3. A Message :
Actual physical product that the source encodes, when we talk, our speech is the message. Anything, real or imagined, capable of eliciting one or more responses directly or indirectly from a human, sub-human receiver in a time-free context, is called message.
When we write a letter at home, what We put on the paper is the message. When a television network presents a “special announcement” it is also a message.
4. A Channel :
Channels refer to the ways in which the message travels to the receiver. Sound waves carry spoken words, light waves carry visual messages. Some messages use more than one channel to travel to the receiver. Radio signals travel by electromagnetic radiation until they are transformed by receiving sets into sound waves that travel through the air to our ears.
5. A Process of Decoding :
The decoding process is the opposite of the encoding process. it consists of activities that translate or interpret physical messages into a form that has eventual meaning for a receiver.
As you read these lines, you are decoding a message. If you are playing the Radio while decoding these lines, you are decoding two messages simultaneously-one aural, one visual. Both humans and machines can be thought of as decoders. A single communication event can involve many stages of decoding. A newspaper reporter sits in on a city council meeting and takes notes (decoding), he phones in a story to the writer desk where another reporter writes or types the story as it is read (decoding). This story is then read by an editor (decoding).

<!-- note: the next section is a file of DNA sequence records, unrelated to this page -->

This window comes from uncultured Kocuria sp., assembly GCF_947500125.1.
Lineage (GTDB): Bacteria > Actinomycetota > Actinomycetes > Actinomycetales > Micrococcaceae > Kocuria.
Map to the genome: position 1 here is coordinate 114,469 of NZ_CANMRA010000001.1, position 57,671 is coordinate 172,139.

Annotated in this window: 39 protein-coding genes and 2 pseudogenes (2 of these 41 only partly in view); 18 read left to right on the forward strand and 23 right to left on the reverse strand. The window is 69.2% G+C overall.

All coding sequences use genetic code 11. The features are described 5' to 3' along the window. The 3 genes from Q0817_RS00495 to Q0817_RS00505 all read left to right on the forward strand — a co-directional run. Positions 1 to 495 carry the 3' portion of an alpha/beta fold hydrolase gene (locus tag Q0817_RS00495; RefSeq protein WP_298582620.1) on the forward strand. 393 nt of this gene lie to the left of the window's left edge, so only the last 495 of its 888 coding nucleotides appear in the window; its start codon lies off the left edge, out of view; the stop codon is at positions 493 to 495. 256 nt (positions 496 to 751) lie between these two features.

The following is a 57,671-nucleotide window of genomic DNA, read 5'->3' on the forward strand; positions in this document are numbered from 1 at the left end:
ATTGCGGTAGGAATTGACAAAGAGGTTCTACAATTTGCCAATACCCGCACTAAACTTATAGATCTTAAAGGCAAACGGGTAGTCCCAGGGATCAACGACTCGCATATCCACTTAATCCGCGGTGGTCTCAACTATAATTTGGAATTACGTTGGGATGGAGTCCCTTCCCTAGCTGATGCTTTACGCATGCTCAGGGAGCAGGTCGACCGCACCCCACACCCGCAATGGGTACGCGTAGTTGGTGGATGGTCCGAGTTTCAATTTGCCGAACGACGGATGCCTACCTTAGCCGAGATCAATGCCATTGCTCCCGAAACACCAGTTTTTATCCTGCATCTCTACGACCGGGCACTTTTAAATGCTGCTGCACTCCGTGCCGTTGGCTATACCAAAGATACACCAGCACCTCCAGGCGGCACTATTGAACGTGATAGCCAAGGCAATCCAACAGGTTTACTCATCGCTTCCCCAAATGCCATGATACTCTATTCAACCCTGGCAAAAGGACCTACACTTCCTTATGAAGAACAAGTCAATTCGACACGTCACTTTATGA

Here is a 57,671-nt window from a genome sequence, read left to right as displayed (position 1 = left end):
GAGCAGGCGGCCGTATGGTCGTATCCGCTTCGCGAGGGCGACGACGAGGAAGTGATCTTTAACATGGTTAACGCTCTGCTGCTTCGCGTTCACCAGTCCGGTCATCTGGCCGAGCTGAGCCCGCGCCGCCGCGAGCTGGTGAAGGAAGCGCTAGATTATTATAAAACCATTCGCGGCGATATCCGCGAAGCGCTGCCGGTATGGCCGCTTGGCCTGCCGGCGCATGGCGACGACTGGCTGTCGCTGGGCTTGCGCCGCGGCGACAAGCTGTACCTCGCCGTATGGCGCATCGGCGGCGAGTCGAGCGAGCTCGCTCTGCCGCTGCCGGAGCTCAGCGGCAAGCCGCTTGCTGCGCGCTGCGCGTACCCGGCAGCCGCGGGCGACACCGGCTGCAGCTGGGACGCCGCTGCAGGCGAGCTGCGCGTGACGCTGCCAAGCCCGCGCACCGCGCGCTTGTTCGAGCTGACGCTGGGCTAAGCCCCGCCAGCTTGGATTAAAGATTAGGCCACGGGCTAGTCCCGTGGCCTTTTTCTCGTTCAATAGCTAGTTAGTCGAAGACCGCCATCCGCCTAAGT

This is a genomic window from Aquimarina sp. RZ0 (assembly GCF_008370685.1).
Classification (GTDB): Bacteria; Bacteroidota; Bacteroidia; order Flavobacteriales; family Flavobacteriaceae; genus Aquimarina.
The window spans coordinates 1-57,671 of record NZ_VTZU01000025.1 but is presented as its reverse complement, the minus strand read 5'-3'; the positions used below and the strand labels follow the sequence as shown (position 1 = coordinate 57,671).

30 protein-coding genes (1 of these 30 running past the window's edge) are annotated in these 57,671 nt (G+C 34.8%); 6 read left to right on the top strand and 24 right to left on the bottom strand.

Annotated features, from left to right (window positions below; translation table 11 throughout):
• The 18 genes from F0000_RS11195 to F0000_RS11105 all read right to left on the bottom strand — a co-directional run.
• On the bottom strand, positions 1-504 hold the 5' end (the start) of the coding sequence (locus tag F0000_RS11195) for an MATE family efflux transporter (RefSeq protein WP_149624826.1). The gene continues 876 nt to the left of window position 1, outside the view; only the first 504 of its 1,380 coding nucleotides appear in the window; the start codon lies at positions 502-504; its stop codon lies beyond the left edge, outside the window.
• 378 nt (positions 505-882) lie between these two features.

The Radio is a decoder, so is a video-tape playback unit, so is the telephone (one end encodes and the other end decodes), so is a film projector.
6. A Receiver :
The receiver is the target of the message-its ultimate goal. The receiver can be a single person, a group, an institution, or even a large, anonymous collection of people. in today‘s environment, people are more often the receivers of communication messages than the sources. Most of us see billboards than we put up and listen to more Radio programmes than we broadcast. The receivers of the message can be determined by the
source, as in a telephone call, or they can self-select themselves into the audience, as with the audience for a T.V. show. It should also be clear that in some, situations, the source and the receiver can be in each other’s immediate presence while in other situations. they can be separated by both space and time.
7. The Potential for Feedback :
Feedback refers to those responses of the receiver that shape of the subsequent messages of the source. Feedback represents a reversal of the flow of communication. The original source becomes the receiver, the original receiver beet the new source.
(a) Positive Feedback :
Positive feedback from the receiver usually encourages the communication behaviour in progress.
(b) Negative Feedback :
Negative feedback usually attempts to change the communication or even to terminate it.
8. The Chance of Noise :
The last factor in the communication process is noise. According to the communication scholars, “Noise is anything that interferes with the delivery of the message. There are three different types of noise :
(a) Semantic noise
(b) Mechanical noise
(c) Environmental noise